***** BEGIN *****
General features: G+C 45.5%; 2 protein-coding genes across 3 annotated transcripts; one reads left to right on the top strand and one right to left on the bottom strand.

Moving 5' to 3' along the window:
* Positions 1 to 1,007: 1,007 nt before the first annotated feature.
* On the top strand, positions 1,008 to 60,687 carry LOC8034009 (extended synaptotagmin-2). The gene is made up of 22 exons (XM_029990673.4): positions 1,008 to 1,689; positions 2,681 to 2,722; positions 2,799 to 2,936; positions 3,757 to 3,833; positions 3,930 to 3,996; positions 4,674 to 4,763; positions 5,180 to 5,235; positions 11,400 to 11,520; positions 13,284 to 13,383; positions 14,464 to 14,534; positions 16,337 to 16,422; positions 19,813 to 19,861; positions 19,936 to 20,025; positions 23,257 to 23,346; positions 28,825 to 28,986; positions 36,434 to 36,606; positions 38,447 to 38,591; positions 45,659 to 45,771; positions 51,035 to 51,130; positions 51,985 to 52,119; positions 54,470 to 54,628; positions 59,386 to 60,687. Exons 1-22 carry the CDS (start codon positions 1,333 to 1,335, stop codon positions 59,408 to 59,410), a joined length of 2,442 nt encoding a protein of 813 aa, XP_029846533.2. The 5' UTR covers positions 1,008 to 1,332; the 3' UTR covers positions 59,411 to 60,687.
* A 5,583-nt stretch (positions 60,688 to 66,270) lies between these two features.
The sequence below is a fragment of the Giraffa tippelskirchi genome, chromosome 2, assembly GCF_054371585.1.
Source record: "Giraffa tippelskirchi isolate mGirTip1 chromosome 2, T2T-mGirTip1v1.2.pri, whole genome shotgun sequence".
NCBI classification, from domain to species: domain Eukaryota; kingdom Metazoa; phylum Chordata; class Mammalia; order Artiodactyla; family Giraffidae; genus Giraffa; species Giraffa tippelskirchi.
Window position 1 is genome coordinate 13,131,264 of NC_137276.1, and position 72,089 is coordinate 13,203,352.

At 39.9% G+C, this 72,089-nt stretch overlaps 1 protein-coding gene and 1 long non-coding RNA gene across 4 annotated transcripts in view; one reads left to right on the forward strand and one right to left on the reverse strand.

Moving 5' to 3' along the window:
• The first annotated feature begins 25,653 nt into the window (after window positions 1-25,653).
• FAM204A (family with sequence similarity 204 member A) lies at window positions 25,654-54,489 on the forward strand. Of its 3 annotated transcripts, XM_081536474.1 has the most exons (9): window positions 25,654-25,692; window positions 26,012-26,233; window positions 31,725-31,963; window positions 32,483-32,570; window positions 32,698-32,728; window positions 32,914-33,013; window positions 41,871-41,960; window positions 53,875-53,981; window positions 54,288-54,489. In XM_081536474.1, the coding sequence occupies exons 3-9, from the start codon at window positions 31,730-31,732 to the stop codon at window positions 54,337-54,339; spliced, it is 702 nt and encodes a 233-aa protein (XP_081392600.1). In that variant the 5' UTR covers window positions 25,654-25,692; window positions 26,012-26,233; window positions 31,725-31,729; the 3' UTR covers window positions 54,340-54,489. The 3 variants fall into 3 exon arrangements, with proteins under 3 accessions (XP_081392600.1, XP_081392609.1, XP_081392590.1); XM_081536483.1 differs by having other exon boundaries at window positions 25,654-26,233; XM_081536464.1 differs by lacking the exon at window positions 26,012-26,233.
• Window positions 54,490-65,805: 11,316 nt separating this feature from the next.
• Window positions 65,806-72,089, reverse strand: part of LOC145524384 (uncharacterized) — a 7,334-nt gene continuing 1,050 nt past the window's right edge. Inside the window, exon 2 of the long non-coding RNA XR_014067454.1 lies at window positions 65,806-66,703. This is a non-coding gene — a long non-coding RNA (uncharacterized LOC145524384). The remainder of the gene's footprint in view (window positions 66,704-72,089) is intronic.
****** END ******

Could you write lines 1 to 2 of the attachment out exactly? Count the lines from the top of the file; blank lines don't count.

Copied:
General features: G+C 45.5%; 2 protein-coding genes across 3 annotated transcripts; one reads left to right on the top strand and one right to left on the bottom strand.

Moving 5' to 3' along the window: